New compound found to inhibit ER positive breast cancer
Approximately eighty percent of all breast cancers are estrogen receptor positive (ER+), meaning that the cancer relays on the hormone estrogen to grow. People with ER+ breast cancer are often treated with drugs that reduce the production of estrogen or block the estrogen receptor in cancer cells. But resistance to treatment eventually develops in a significant fraction of patients, and one important mechanism of drug resistance is genetic mutation. ER mutations are common in patients with metastatic breast cancer.
If we can find a way to overcome drug resistance, it would improve the outcomes of breast cancer patients. Scientists from the University of Texas Southwestern Medical Center have now designed a small molecule that suppresses the growth of breast cancer cells that are resistant to conventional therapies. The molecule, called ERX-11, exhibits anticancer activity in vitro and in vivo. The study, published in eLife, highlights the potential of molecules similar to ERX-11 in treating breast cancer.
The unique mechanism of ERX-11 action overcomes the limitations of current therapies, according to the first author Prof. Ganesh Raj.
ER signaling involves co-regulator proteins. Normally, the levels of ER co-regulators are tightly regulated by the body. A growing body of evidence shows that some ER co-regulators are elevated in breast cancer, including SRC3 (AIB1), SRC2, and PELP1. This deregulation correlates with mammary tumorigenesis, drug resistance and metastasis.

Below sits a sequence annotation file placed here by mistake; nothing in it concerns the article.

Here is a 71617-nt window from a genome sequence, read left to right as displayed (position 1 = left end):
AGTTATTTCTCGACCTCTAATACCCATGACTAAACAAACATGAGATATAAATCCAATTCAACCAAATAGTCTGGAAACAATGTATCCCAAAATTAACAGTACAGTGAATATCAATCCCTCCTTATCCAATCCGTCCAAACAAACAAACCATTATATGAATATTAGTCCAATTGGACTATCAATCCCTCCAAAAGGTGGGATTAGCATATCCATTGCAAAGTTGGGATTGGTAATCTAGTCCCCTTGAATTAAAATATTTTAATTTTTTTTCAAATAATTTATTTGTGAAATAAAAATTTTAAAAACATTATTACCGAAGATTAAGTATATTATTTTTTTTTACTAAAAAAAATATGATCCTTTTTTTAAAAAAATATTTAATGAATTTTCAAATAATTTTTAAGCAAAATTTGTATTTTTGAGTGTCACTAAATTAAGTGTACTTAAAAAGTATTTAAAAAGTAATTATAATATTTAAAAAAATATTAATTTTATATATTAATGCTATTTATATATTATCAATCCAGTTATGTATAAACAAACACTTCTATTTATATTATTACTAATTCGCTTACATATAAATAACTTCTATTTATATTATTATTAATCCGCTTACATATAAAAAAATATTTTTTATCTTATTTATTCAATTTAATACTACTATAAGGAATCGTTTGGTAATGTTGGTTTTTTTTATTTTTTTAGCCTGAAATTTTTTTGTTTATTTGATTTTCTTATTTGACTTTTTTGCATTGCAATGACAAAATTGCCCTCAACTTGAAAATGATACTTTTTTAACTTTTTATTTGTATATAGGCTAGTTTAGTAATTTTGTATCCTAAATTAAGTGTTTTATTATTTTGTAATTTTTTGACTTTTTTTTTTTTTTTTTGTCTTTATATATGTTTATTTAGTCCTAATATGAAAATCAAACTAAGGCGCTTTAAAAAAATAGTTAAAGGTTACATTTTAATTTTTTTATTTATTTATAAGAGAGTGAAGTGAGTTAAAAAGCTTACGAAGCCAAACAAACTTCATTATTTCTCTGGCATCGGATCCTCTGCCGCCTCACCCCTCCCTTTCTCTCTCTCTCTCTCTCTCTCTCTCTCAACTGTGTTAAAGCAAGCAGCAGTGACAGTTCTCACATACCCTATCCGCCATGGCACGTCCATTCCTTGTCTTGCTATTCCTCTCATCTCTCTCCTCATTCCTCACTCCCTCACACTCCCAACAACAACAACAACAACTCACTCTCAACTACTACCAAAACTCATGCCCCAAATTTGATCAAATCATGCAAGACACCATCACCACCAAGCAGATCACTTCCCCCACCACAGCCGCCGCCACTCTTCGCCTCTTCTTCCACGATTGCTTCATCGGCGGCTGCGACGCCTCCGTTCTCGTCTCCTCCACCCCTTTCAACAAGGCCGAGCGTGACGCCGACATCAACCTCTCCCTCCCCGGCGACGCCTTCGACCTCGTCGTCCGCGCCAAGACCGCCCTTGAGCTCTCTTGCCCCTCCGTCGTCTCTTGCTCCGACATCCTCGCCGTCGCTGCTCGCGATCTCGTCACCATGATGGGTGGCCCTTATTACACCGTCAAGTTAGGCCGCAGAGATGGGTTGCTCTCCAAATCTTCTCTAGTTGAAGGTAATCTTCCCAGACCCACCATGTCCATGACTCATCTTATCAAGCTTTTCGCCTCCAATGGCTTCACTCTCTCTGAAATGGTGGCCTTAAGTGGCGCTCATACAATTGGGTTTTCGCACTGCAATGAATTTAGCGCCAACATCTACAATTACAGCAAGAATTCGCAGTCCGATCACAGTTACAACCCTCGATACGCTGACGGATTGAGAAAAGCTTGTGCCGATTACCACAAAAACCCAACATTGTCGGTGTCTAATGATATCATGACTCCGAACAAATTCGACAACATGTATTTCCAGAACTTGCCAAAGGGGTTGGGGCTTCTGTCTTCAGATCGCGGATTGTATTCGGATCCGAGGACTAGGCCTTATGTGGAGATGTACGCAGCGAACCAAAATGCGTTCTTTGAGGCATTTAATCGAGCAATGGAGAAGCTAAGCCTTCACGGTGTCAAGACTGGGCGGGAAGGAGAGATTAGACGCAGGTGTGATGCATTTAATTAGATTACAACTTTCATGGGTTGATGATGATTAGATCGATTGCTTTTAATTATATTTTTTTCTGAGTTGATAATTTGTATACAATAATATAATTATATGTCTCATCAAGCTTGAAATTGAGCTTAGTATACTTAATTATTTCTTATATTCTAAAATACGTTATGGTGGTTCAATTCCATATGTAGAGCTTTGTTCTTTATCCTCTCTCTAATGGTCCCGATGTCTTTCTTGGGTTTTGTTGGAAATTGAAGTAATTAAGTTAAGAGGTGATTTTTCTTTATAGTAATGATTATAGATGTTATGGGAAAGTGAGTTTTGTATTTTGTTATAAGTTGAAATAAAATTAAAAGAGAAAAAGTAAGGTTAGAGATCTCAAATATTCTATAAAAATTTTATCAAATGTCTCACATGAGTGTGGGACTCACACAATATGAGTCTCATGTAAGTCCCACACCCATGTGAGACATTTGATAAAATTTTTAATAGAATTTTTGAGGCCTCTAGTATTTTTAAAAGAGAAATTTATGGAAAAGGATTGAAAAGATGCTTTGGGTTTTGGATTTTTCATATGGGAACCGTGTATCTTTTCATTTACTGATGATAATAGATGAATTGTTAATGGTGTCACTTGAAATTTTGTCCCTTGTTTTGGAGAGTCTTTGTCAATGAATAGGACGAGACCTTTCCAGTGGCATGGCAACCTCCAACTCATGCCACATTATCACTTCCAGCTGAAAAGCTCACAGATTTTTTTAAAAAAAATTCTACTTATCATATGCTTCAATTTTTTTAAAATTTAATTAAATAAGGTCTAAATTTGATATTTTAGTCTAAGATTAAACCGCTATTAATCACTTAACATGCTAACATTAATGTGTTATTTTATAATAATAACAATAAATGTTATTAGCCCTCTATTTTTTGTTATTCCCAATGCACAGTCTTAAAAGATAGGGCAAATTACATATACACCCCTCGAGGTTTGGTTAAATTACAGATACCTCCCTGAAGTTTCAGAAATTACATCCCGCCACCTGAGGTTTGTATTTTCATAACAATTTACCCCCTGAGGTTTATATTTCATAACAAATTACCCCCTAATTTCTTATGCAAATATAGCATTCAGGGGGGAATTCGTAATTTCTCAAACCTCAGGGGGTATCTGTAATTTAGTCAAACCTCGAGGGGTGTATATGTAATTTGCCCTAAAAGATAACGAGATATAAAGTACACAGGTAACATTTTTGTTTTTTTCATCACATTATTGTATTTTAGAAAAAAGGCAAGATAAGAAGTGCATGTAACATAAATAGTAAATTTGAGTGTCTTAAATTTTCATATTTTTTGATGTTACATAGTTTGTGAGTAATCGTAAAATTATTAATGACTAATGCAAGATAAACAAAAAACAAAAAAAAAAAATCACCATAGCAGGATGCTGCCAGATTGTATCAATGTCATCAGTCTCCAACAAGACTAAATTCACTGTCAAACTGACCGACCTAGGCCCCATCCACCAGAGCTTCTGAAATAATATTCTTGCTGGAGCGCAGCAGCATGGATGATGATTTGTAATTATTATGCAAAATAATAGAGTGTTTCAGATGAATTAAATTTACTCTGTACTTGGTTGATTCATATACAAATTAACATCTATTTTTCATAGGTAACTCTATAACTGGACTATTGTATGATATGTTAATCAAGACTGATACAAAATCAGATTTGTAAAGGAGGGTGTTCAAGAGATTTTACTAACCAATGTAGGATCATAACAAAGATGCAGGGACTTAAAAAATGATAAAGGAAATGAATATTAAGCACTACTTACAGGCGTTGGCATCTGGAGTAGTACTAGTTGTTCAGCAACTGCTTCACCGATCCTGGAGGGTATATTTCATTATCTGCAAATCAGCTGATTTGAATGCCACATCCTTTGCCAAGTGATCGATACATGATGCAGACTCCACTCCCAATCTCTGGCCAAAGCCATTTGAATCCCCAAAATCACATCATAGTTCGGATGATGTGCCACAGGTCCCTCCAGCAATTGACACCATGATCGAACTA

Prof. Raj and colleagues sought to find molecules that prevent ER from interacting with its co-regulator proteins. One compound, ERX-11, mimics a peptide that is important for the interactions between ER and its co-regulators. The researchers demonstrated that ERX-11 directly binds to ER and blocks the interaction of certain co-regulators with both native and mutant versions of ER.
The team also tested ERX-11 in breast tumor-bearing mice. Oral administration of ERX-11 to the mice led to much smaller tumors. Importantly, no obvious adverse effects were observed.
Using ER+ breast tumor samples derived from patients, the team revealed that ERX-11 treatment significantly reduced tumor cell proliferation. Moreover, ERX-11 decreased the ER levels. Finally, ERX-11 did not impact the proliferation of triple negative breast cancer.
In summary, the data suggest that the compound ERX-11 is able to inhibit ER co-regulator interactions and ER+ breast cancer growth. It is reasonable to test ERX-11 in further studies of breast cancer.
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